Motivate through regional participation - the RCP
Cancer Centre
Hospital
Academic
Centres
Research
Palliative Care
CCACs
Prevention
patients
& clients
Supportive
Care
PHUs
Working together to ensure
that every patient,
regardless of where they
live, can rely on high quality
cancer care – as close to
home as possible.
Screening
Acute Care
An alliance is
formed.
Physicians
Other
Health Care
Providers
22
Motivate with data comparative reporting
23
Motivate through healthy competition overall ranking of RCPs
Region
RANK
Central
1
Central East
2
Waterloo Wellington
3
Central West & Mississauga Halton
4
South East
5
North West
6
Hamilton Niagara Haldimand Brant
7
North Simcoe Muskoka
8
Toronto Central North
9
Erie St. Clair
10
Champlain
11
North East
12
Toronto Central South
13
South West
14
Z Score Ranking:
relative distance
between the
centres
24
Critical Success Factors
25
Strong policy and planning capacity
26
Regional Vice
Presidents (RVP)
are key to leading
the Regional effort
“As RVP … I am responsible for the quality
and performance of the Program.”
– Dr. Craig McFadyen, RVP
Central West / Mississauga Halton Regional
Cancer Program
27
A must… a strong IT/IM backbone
Information Strategy Framework




Innovation
Informatics
Instrument the System
Infrastructure
28
Monitoring tools
Regional Cancer Scorecard
29
Quarterly Performance Reviews
(text, data, voice)
 dialogue
 key process in driving accountability and improving performance
 provides a focus for accountability
 designed to be efficient for CCO and regions to administer
 reinforces need for continuous attention
 attended by RCP partners (Alliance)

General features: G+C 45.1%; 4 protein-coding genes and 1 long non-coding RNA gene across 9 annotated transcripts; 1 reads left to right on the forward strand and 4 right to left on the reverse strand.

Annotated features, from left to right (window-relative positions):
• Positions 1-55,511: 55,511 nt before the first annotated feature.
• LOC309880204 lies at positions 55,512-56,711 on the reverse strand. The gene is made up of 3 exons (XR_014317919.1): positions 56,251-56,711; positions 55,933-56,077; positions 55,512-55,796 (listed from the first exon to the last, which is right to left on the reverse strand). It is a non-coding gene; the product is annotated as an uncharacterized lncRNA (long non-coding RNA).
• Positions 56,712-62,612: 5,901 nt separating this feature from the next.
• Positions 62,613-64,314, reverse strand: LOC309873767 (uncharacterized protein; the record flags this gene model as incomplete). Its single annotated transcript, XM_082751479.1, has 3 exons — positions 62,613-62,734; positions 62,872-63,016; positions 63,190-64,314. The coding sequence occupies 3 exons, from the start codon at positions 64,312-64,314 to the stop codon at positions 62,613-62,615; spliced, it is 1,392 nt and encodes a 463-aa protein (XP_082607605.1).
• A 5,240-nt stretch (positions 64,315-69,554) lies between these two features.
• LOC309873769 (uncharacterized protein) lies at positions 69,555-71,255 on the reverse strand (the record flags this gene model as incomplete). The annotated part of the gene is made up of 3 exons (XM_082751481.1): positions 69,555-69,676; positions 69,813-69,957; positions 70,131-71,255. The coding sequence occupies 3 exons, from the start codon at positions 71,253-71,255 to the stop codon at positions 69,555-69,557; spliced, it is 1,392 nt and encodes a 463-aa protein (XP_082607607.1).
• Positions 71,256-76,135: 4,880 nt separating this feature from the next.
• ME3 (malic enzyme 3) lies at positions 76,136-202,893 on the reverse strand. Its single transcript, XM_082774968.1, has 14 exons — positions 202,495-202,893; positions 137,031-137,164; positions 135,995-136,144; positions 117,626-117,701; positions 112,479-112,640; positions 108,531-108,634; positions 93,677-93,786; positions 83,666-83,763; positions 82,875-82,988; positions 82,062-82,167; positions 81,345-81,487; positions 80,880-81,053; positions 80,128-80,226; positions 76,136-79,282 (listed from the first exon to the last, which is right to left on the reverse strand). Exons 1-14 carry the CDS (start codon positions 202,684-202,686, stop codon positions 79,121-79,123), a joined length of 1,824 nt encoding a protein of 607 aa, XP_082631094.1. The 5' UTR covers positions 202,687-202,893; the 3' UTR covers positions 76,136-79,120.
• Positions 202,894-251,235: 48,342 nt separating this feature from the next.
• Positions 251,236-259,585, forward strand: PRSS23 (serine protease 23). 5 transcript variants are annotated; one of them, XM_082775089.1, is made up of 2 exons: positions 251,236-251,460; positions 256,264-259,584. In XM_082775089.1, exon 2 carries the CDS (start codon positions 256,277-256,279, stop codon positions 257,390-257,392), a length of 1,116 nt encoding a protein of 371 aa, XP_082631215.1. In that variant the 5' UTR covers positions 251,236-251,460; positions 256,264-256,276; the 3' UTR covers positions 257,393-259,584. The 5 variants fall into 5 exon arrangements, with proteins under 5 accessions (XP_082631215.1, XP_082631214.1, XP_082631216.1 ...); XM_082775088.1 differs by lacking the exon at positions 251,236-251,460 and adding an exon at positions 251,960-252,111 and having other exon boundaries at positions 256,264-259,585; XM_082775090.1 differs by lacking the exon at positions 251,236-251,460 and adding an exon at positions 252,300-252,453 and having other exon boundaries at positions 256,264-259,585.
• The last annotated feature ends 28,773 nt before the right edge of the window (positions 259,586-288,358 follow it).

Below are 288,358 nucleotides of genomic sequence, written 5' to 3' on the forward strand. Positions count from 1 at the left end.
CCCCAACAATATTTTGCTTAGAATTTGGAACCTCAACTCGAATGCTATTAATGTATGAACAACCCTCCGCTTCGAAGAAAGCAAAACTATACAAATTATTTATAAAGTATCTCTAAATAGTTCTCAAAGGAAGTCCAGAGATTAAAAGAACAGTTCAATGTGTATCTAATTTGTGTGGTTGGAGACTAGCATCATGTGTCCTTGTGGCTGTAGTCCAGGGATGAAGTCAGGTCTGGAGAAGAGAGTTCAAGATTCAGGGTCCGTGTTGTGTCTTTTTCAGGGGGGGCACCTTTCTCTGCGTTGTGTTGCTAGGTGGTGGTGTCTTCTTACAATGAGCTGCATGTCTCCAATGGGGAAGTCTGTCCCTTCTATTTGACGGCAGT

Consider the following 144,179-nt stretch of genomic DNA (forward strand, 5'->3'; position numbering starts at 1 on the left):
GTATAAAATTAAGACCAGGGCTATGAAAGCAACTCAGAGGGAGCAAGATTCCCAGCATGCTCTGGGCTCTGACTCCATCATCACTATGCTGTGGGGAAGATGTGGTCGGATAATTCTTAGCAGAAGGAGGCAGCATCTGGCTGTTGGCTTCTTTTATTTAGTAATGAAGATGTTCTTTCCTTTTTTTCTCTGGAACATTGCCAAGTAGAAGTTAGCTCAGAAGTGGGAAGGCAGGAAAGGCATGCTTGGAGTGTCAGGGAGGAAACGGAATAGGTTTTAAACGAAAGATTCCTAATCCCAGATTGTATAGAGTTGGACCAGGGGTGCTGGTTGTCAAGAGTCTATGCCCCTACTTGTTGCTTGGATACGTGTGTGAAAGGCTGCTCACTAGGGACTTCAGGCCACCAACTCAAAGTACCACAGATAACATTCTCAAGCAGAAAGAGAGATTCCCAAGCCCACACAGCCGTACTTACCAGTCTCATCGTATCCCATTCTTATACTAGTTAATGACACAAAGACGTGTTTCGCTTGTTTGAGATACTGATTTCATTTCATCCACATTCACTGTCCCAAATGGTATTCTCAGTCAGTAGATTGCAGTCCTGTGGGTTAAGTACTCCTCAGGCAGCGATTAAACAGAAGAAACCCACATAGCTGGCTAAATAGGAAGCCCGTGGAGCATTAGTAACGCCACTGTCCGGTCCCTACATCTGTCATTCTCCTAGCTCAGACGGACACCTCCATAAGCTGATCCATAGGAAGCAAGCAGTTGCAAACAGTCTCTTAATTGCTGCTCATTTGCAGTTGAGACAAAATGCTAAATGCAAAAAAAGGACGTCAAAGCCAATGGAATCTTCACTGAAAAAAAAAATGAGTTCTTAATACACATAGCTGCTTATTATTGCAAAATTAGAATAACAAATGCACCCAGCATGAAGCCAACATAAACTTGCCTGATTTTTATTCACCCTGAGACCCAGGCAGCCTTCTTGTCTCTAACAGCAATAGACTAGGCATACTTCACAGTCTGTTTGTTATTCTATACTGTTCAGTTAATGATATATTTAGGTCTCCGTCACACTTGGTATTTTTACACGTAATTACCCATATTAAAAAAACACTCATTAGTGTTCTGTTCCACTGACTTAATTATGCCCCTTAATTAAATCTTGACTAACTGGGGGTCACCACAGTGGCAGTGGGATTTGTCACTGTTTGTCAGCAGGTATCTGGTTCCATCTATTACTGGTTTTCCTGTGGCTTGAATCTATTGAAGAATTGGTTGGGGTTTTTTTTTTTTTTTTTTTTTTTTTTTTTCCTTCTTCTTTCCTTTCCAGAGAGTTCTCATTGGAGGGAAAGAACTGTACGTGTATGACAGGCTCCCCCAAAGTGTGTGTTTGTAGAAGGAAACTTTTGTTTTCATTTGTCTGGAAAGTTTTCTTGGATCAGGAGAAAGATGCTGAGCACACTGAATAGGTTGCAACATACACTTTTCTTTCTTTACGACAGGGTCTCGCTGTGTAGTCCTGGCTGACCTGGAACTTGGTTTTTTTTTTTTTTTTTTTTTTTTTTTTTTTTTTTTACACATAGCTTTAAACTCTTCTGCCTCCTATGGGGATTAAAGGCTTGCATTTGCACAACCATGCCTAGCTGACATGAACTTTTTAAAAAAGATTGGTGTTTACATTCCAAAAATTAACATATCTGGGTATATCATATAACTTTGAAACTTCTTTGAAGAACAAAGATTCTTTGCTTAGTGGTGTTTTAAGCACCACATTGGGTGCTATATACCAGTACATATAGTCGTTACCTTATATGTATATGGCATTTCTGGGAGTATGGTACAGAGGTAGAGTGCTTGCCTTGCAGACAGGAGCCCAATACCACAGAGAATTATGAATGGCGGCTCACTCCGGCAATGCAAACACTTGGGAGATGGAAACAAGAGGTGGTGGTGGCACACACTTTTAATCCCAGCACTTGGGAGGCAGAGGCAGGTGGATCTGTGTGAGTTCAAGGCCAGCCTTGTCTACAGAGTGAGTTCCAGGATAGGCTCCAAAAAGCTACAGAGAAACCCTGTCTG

 embeds “how can CCO help”
 tool for the RVP
 clearly identified follow-up
30
Culture of public reporting on performance
• MOHLTC Wait Times site
• Cancer System Quality Index
(CSQI)
• CCO Web site
31
A watch-dog - CSQI 2012 summary
32
Cancer Quality Council of Ontario
A must…many partnerships
Health care
providers
33
A must…infrastructure/capacity
34
A must…good leaders who are:
 Passionate
 Creative
 Change agents
 Influencers
 Motivators
 Thinkers
 dissatisfied with
current performance
 performance
managers, not
performance reporters
 Etc.
35
There is always variation in performance?
• Hospital/ Program size - too big and complex or too small and lack the
infrastructure
• Competing mandates - consumed with major capital developments, issues in
other non-cancer portfolios or academic pursuits
• Host Hospital Issues- experiencing major financial difficulties, is under
review, or can’t allocate appropriate supporting resources
• Infrastructure – lack of treatment and/or clinic space, equipment needs
replacement, information management systems are too old
• Health Human Resources – short staffed and/or face physician shortages
• Seasonal variation – Q2 includes the summer months / Q3 includes Christmas
when operations slow down or shut down in some cases
• Information – stakeholders don’t trust the data
• Leadership – performance / style
36
What’s next?
 Expanding funding levers through Health System
Funding Reform
 Pay for performance
 Sustainability metrics
 More quality indicators tied to volume contracts
 Dealing with project/initiative related indicators
that need qualitative scoring
37
So Much More to do